Chemistry & Pharmacology
Dr. Carl Albrecht holds up a molecule - a
unique triterpenoid glucoside.
The chemistry of Sutherlandia was studied
by Prof. Ben-Erik van Wyk and Dr. Carl Albrecht. Four known key
compounds contribute to the efficacy of this medicinal plant : the
non-protein amino acid L-canavanine;
pinitol; GABA ; and asparagine.
In addition a novel triterpenoid glucoside has been isolated and
The published biological activities of these compounds
appear to validate some of the traditional uses of the plant, and
further support the use of the plant as a quality-of-life tonic
in cancer and AIDS patients.
Microchemical tests in laboratories indicated the
presence of tannins but no alkaloids, cardiac glycosides, saponins
or anthraquinone derivatives. Free amino acids are reported as common
constituents of Sutherlandia frutescens.1
TLC - Sutherlandia frutescens
Thin layer chromatography on silica gel using as
solvent a mixture of toluene:diethyl ether:1.75M acetic acid
(1:1:1). Reference compound cineole (0,1% in chloroform).
Rf values of major compounds: 0, 50 (yellow-green);
0, 63 (purple); 0, 91 (purple);
cineole: 0, 81 (blue-purple)
Sutherlandia frutescens - microscopical features 2
Studies using 50% ethanol extracts of fresh flowers of Sutherlandia
frutescens found no antitumour activity against CA-Lewis lung, Leuk-L1210
or Sarcoma 180 (solid) tumours in the mouse. Similar extracts, assayed
for cytotoxicity against CA-9KB cell lines, at a concentration of
20.0 mcg/ml, proved inactive.6
No in vitro antimicrobial activity against Pseudomonas
aeruginosa, Candida albicans or Mycobacterium smegmatis was observed
in the concentrations used for disc assays in our laboratories.
Some activity was recorded against Staphylococcus aureus.
Research into anticancer and immunomodulatory
activity of this species is
currently in progress. The results appear promising.
L-Canavanine is known to occur in high levels in certain seeds.
What is unusual is that significant levels of this compound are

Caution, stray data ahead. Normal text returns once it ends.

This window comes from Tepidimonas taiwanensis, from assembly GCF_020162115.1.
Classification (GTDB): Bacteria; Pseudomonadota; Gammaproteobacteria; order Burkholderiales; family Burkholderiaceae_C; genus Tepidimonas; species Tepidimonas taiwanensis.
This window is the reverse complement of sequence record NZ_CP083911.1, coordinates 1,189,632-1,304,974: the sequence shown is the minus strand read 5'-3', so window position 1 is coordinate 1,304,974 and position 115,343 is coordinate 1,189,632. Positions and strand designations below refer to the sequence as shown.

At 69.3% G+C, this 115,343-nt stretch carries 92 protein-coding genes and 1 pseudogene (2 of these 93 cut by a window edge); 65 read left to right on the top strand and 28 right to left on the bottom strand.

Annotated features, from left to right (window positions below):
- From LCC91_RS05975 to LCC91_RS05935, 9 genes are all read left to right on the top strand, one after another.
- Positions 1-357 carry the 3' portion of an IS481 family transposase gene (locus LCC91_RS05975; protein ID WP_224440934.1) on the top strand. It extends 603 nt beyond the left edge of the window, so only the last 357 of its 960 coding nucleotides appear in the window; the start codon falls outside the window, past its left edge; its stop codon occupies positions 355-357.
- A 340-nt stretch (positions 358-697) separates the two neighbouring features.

found in Sutherlandia leaves. This potent non-protein amino acid
is an L-arginine antagonist with documented antiviral, anti-bacterial,
anti-fungal and anticancer activities. An average of 2.2 mg of L-canavanine
per dry gram of leaf material of Sutherlandia was found. L-Canavanine
is a potent L-arginine antagonist that has patented anticancer (Swaffar,
1995; Crooks, 1994.) and antiviral activity, including against influenza
virus and retroviruses (Green, 1988.). L-Canavanine is also a selective
inhibitor of inducible nitric oxide synthase and therefore has possible
application in the treatment of septic shock and chronic inflammation
(Anfossi, G. et al. 1999; Levy, B. et al. 1999).
The non-protein amino acid canavanine has been
detected in the seeds of this species but not in other
Pinitol, a known anti-diabetic agent (Narayanan, 1987), has been
isolated from Sutherlandia leaves, and quantitative work is in progress.
A US Patent (Ostlund, 1996) suggests that pinitol may have clinical
application in treating the wasting in cancer and AIDS patients.
GABA was isolated from dry Sutherlandia leaves in levels up
to 14 mg/g dry weight. This inhibitory neurotransmitter could account
for the use of the plant for anxiety and stress, and for the improvement
in mood and well-being experienced by many patients.
Novel Triterpenoid Glucoside
A novel triterpenoid glucoside has been isolated and characterized,
and is one of the key compounds used in the selection of raw material
for propagation. This compound has promising biological activities,
but this is still the subject of ongoing research.
Preliminary scientific research, published peer-reviewed scientific
research, and clinical experience suggests that key phyto chemicals
in select chemotypes of Sutherlandia varieties are:
- anti-viral, anti-fungal and anti-bacterial
- inhibitors of Tumor Necrosis Factor (TNF). Excess production
of TNF is known to drive the wasting process in cancer, TB and